Posted On by &filed under Court, Judiciary & Legal System, Human Rights, Top Law News.

human traffickingThe Centre on Tuesday told the Supreme Court that instead of amending certain provisions in existing statutes, there was a need for a “comprehensive legislation” to tackle all aspects of human trafficking.

The ministry of women and child development, which along with National Legal Services Authority, was hailed by the court for their efforts to deal with the issue of prevention of trafficking of girls for sexual exploitation, their rescue and rehabilitation, told the bench headed by justice A R Dave that there was a need to have a separate law.

“…During the course of further discussions, some members mentioned that the amendment proposed to the Immoral Traffic (Prevention) Act and the Protection of Children Against Sexual Offences (POCSO) is confined to defining sexual exploitation only.

“This does not appear to be sufficient as other forms of exploitation may also be covered under the Acts administered by other Ministries such as Home Affairs, Labour and Employment, Indian overseas affairs, health and external affairs.

“Thereupon, it was unanimously felt that a comprehensive legislation to tackle all aspects of trafficking should be considered …,” the Centre said in its affidavit filed before the bench that also comprised Justices M B Lokur and Kurian Joseph.

Referring to a recent Central Advisory Committee (CAC) meeting of states and UTs, it also said a decision to notify Standard operating Procedure (SOP) to deal with trafficking has been taken.

The CAC, which will now meet once in a three months, also decided that “MHA will issue guidelines on safe repatriation of victims of trafficking”.

The affidavit, filed in pursuance of court’s order in a PIL on the issue of girls’ trafficking, also said the ministry of women and child development (MWCD)will set up a standing committee, having representatives of ministries of home affairs, labour and employment, Indian overseas affairs, health and external affairs, NALS and some NGOs to deal with the issue.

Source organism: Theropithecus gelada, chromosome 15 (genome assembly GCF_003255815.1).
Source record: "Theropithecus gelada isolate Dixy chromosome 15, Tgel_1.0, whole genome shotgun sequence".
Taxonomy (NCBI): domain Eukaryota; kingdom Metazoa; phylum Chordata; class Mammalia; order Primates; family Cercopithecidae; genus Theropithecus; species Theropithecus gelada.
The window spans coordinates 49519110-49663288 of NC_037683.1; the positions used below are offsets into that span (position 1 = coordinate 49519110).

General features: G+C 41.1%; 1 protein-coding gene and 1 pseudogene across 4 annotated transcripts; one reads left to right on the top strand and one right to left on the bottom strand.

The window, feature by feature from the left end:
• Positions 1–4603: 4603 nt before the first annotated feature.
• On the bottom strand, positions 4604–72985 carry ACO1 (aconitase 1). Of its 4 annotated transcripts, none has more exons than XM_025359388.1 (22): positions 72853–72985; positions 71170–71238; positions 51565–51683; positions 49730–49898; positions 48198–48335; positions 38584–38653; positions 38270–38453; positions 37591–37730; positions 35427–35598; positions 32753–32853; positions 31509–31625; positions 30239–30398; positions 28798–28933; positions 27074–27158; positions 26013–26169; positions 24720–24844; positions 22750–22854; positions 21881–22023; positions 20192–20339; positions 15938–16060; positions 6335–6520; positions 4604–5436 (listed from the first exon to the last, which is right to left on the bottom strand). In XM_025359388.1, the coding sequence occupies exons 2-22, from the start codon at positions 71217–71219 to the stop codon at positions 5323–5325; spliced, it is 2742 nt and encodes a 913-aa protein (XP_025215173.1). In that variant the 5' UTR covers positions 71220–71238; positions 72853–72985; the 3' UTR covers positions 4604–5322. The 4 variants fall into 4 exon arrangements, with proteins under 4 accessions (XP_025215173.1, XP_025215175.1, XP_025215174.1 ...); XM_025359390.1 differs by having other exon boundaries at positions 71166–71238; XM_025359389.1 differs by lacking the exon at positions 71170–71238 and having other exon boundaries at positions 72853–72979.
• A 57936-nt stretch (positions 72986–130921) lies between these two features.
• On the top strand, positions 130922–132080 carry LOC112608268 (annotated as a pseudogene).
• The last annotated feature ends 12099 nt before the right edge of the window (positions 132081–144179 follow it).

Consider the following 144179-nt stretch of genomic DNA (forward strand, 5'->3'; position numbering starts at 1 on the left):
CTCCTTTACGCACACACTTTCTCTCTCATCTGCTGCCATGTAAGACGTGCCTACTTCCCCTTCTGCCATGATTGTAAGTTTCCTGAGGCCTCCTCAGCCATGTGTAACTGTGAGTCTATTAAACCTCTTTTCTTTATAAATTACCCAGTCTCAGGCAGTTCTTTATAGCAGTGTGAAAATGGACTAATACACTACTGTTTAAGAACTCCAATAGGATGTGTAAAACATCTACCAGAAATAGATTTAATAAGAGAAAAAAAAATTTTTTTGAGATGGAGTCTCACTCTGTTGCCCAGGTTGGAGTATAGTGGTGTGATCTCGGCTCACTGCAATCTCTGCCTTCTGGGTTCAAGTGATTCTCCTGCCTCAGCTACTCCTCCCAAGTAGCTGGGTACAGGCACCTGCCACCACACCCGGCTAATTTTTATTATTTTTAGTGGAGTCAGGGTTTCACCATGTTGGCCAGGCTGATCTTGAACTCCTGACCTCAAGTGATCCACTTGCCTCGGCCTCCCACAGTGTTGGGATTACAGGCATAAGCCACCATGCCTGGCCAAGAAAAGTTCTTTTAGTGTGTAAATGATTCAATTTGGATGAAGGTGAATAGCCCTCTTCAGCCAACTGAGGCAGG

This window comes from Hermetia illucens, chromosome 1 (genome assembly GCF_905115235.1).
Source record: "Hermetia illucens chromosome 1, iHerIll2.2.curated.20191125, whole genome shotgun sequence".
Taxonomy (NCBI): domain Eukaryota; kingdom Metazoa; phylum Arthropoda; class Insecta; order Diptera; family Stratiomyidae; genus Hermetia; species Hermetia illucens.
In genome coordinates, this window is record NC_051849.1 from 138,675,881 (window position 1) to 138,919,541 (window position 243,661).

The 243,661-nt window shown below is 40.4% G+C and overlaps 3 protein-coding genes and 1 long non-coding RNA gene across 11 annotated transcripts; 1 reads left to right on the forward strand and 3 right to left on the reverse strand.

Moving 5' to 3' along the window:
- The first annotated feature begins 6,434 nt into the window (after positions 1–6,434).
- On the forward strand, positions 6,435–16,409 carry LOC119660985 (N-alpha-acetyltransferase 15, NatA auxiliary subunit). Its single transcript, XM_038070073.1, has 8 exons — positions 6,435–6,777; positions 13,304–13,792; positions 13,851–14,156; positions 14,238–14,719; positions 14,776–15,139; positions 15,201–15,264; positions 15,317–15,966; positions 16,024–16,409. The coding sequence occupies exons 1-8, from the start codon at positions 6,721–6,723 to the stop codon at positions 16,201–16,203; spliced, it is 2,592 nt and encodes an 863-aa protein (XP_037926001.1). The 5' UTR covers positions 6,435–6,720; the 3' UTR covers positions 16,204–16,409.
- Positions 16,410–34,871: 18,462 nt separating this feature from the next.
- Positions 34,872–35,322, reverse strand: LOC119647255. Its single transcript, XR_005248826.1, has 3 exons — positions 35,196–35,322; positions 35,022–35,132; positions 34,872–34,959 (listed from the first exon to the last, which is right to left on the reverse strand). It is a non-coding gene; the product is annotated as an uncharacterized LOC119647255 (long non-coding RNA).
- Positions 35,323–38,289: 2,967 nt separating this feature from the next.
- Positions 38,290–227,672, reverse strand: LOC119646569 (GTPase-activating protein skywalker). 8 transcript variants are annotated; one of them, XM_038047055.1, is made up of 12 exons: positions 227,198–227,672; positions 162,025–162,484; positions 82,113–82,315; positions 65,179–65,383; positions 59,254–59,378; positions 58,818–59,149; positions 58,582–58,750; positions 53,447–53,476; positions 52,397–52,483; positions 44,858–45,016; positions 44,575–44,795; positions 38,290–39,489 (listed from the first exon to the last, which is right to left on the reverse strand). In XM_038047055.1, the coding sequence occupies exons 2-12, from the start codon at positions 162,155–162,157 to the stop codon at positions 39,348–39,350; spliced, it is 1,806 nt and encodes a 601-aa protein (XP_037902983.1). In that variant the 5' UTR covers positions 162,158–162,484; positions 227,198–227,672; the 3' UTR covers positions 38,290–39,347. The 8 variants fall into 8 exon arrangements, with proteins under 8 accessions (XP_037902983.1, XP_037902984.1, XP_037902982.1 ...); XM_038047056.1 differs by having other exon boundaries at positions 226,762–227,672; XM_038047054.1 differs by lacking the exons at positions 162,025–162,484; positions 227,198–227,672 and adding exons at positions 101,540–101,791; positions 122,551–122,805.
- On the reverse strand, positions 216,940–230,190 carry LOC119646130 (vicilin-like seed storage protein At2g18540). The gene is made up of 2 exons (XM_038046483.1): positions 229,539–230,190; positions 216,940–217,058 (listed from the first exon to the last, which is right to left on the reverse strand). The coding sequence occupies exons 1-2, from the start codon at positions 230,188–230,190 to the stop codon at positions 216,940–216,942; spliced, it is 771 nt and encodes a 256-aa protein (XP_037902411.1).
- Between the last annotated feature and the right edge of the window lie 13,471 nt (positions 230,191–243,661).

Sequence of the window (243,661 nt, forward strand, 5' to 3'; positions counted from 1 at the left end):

“The standing committee will prepare a plan of action covering amendments to Laws/ITPA, standardisation of SOPs, mechanism to control trafficking and other issues discussed. To begin with, the standing committee will meet once in a month …,” it said.

The ministry of women and child development also told the bench that the CAC and the standing committee have dicussed in detail the report of NALSA on the issue of girls trafficking.

NALSA, in its report filed with the apex court, had suggested roles of various stakeholders in the prevention, rescue and rehabilitation of victims of trafficking for commercial and sexual exploitation.

The report has sought a direction to the Centre that an organized crime investigation agency be set up to investigate the cases of human trafficking and organised crime.

Terming the women and children as “vulnerable to sexual exploitation”, the NALSA had recommended among other things a direction by the Supreme Court to the legislature to define term “sexual exploitation”.

The NALSA had said there was a strong linkage between “trafficking and missing persons”.

It had also suggested that the standard operating procedure, as devised to handle cases of missing children, can be “suitably adopted” in cases of trafficking of girl child.

The NALSA had also recommended creation of “comprehensive source of data on missing and trafficked persons”.

Earlier, the court had asked the NALSA to file its report on measures which can be adopted to curb child trafficking and prostitution and ensure the rehabilitation of victims.

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